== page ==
What are views and filters?
We’ve seen that within your Google Analytics account you can set up one or more Properties, each of which tracks at least one website or app. Within each Property you can create multiple Views. Google used to call these “Profiles”, but the term “Views” does give you a hint as to how they work: a View is a defined perspective – a window, if you like – on the data related to that Property. It might be a panoramic picture window, so to speak, which gives you the complete picture; and in fact, one default unfiltered View is automatically created when you set up the Property, giving you access to all the data for that Property.
You can, however, create additional Views that give you a more restricted picture by defining filters, which Analytics deploys to exclude some data, include some or transform the raw data it is receiving.
Why would you want to do that? One common example is to give you a truer picture of traffic to your site by excluding visits made by yourself or your staff. Instead of counting every hit, you’d set up a filter to exclude traffic coming from IP addresses within your business, so that what Analytics shows you in its reports is just genuine visitor traffic, which is – of course – what you really want to know about.
In the same way, in addition to the default View of all the data for your site, you could create a View of the traffic to a subdomain such as sales.mysite.com, so that you can see the data relevant to that in all the available reports within that View. Or you might wish to have a View of just the AdWords traffic to your site. If you send both web and app data to the same Property, you might want to create specific Views that enable you to analyses just web data or just app data separately, in addition to the View or Views that track both together. In each case, for each additional View you create, you apply filters to them so that they each include the specific subset of data you’re interested in.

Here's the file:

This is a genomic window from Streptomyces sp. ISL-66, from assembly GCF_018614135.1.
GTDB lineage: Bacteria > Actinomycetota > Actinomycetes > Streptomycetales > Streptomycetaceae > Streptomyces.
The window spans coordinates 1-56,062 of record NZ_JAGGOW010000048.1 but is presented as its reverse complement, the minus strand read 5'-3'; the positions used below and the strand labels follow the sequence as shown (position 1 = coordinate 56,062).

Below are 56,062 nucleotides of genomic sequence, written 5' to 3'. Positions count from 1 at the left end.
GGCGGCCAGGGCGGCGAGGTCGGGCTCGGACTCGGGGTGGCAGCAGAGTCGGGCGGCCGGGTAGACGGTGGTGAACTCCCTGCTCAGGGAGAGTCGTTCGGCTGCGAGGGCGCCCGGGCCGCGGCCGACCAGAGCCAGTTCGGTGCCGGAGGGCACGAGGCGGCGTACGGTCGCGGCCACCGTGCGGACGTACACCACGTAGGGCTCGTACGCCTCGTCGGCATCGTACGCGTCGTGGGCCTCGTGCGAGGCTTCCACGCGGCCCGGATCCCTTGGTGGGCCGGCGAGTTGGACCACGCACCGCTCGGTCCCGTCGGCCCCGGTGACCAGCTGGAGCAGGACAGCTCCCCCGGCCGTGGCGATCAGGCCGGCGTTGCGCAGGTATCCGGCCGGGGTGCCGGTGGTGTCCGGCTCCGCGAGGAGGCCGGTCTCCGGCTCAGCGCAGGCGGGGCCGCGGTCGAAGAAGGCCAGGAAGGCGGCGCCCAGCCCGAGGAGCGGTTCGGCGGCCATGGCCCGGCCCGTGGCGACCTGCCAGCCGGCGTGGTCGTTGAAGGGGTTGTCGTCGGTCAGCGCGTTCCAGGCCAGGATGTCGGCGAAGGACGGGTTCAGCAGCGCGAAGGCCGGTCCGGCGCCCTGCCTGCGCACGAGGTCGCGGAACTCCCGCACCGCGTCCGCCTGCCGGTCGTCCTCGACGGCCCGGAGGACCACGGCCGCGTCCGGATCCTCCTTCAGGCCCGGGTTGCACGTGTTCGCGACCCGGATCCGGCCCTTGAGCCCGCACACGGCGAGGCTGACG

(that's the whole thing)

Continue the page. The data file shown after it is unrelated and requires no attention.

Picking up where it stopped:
A few important points to note about Views in Google Analytics:
- All incoming data related to the Property gets sent to all Views within it: however, Analytics applies the filters defined for each View to process the incoming data and this processed data is what you see in all the reports within each View. Applying a filter means Analytics will ignore or throw out all data that doesn’t match, and that excluded data is simply not available in any reports within that View. For all practical purposes, it just doesn’t exist. This is the crucial difference between applying filters at the View level and using Segments.
- The filters you’ve defined will apply to all reports within that View: this means that some reports might have no content, if the data that they’re designed to report on has been filtered out.
- Processing by other Analytics reporting tools, such as Goals, Segments and Alerts, is applied within individual Views: you’ll recall that when you set up any of these, you first must select the Property and then the View in which you want them to operate. All these tools can work only on the data in that View, which has been pre-filtered before they receive it.
- When you create a View, Analytics can start reporting on that specific data from that date forward: reports in that View will not contain any data collected prior to the creation date of the View. If you need to view reports dealing with data from before that date, then you can use the original unfiltered View, created automatically when you first set up the Property, and use the date range and other controls to isolate specific information. Be careful, however, not to apply filters to that original View or you’ll lose all access to the unfiltered data.
- In the same way, if you delete a View, that specific perspective of the data is gone: So, don’t delete a View if you think you might ever want to report on that specific perspective of the data.